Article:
Mechanisms of antibody-independent transfusion-related acute lung injury (TRALI)
Lung injury is the most frequent cause of mortality related to the transfusion of stored blood products. Transfusion-related acute lung injury (TRALI) can develop in two ways: Either through the presence of antibodies in the blood products which react with their respective antigens in the transfused patient, or through time-dependent alterations in blood products with longer storage times causing increasing degrees of lung injury. While recent research has unraveled important factors of antibody-mediated TRALI, the mechanisms of antibody-independent TRALI are still largely obscure. Here, we propose to bridge this critical knowledge gap by use of our newly established mouse model that allows for the first time an in depth interrogation of the pathomechanisms underlying antibody-independent TRALI. Based on preliminary data, we will focus specifically on two key mechanisms by which storage-time dependent changes in blood products may trigger TRALI: First, we will assess whether blood cell storage increases the formation of microparticles, small vesicles that can be released by cells and serve as intercellular communication shuttles with important roles in the propagation of injurious effects. Second, we will analyze the release of active biolipids from stored blood products and assess their functional role in the induction of TRALI. We expect the results of this work to provide important new mechanistic insights that translate into an extended safety of stored blood products. A better knowledge of the factors that limit storage time is also anticipated to increase the availability of blood products, which frequently remain a scarce clinical resource as of yet.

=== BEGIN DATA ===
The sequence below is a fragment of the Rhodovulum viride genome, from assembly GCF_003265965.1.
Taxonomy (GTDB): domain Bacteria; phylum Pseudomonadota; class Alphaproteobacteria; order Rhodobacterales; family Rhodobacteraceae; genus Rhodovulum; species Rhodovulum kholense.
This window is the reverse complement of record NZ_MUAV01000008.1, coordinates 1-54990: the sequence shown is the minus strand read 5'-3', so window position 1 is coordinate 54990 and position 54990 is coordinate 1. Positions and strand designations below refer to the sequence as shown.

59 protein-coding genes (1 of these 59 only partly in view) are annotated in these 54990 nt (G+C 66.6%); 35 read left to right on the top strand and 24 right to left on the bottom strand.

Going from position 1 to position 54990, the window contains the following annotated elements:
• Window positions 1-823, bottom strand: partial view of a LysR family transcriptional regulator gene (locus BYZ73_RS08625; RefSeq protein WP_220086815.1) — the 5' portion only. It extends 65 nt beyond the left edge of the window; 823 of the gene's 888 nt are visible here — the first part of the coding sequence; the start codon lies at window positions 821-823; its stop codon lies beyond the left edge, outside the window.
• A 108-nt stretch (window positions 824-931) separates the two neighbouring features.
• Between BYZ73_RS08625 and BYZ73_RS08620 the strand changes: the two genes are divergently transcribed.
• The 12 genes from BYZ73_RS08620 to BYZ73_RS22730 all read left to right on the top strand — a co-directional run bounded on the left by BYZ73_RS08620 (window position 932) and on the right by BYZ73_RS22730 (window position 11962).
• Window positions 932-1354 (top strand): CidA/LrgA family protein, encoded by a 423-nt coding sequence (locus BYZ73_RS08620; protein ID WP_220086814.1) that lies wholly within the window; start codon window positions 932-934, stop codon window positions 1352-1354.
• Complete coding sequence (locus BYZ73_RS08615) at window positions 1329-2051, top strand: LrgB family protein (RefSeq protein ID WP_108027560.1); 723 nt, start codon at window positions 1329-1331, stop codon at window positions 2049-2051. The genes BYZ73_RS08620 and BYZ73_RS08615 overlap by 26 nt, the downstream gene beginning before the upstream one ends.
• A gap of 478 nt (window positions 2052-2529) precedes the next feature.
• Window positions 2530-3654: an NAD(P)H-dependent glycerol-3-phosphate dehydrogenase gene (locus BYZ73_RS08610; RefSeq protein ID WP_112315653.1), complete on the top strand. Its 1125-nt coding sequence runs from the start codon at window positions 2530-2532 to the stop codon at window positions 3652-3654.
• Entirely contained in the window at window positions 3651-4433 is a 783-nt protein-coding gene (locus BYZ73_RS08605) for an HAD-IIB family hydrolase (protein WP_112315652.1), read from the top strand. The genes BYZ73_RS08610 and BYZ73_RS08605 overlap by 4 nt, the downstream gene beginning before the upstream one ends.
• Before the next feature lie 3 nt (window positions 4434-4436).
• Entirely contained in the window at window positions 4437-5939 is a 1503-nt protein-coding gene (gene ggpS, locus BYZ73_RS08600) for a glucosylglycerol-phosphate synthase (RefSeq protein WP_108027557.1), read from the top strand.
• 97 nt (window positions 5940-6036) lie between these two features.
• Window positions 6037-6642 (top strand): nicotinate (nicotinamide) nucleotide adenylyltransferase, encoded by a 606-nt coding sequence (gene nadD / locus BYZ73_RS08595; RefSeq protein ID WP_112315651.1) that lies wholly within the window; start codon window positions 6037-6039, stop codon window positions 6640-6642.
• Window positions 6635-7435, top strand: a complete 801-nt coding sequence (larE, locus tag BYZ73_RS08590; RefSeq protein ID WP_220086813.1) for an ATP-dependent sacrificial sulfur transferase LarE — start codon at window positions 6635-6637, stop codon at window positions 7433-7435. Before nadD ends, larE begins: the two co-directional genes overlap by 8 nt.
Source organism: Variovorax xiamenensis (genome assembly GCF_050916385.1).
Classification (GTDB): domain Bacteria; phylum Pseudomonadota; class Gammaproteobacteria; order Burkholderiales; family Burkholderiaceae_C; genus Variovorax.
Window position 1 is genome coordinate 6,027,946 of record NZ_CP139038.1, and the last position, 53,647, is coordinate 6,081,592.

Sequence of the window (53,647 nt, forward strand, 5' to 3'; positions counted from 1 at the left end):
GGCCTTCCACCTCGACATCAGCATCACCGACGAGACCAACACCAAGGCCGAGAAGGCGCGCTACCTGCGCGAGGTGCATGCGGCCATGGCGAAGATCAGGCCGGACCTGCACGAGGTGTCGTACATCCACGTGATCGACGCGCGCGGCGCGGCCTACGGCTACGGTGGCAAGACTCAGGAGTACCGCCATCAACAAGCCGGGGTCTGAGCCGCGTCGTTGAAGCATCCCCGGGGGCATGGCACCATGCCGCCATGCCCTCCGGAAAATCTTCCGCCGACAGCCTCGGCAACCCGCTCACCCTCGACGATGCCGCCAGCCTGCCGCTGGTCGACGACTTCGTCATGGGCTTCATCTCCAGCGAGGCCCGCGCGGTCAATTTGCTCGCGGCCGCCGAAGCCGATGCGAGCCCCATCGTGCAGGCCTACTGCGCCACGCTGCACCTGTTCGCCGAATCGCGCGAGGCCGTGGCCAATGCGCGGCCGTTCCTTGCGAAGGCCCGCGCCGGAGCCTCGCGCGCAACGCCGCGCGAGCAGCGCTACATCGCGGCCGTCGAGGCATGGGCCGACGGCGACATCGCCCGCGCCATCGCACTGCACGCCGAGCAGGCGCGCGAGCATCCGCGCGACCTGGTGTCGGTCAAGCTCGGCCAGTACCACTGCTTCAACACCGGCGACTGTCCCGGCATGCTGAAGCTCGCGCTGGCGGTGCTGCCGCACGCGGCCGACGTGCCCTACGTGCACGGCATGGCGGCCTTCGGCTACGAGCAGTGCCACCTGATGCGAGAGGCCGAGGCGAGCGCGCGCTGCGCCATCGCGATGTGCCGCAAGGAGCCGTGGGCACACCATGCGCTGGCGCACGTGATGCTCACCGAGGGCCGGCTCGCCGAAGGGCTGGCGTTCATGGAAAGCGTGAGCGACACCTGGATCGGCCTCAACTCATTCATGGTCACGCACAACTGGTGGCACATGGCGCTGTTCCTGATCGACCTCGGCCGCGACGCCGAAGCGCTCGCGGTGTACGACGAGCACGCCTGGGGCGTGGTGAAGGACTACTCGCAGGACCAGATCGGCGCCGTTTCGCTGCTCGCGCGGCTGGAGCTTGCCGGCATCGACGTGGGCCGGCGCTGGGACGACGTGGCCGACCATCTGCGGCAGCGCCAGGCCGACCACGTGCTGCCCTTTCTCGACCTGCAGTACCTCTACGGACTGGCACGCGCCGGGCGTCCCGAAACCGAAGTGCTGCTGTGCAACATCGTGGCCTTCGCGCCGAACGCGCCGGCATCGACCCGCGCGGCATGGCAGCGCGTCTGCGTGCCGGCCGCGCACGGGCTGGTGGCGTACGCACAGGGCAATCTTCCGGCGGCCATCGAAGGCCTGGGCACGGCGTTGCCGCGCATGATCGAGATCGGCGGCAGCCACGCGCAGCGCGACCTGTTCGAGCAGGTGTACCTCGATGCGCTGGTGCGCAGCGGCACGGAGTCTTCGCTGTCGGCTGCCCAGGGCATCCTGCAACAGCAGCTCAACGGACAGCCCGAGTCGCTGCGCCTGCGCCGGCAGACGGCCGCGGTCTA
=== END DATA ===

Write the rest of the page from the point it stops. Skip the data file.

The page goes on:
Principal Investigator / SupervisorKUEBLER, Wolfgang
Co-Investigator(s) / TraineeSEMPLE, John W.
InstitutionSt. Michael's Hospital
ProgramCanadian Blood Services-CIHR Partnership Operating Grant Program
Total Amount Awarded$328,712
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Project End Date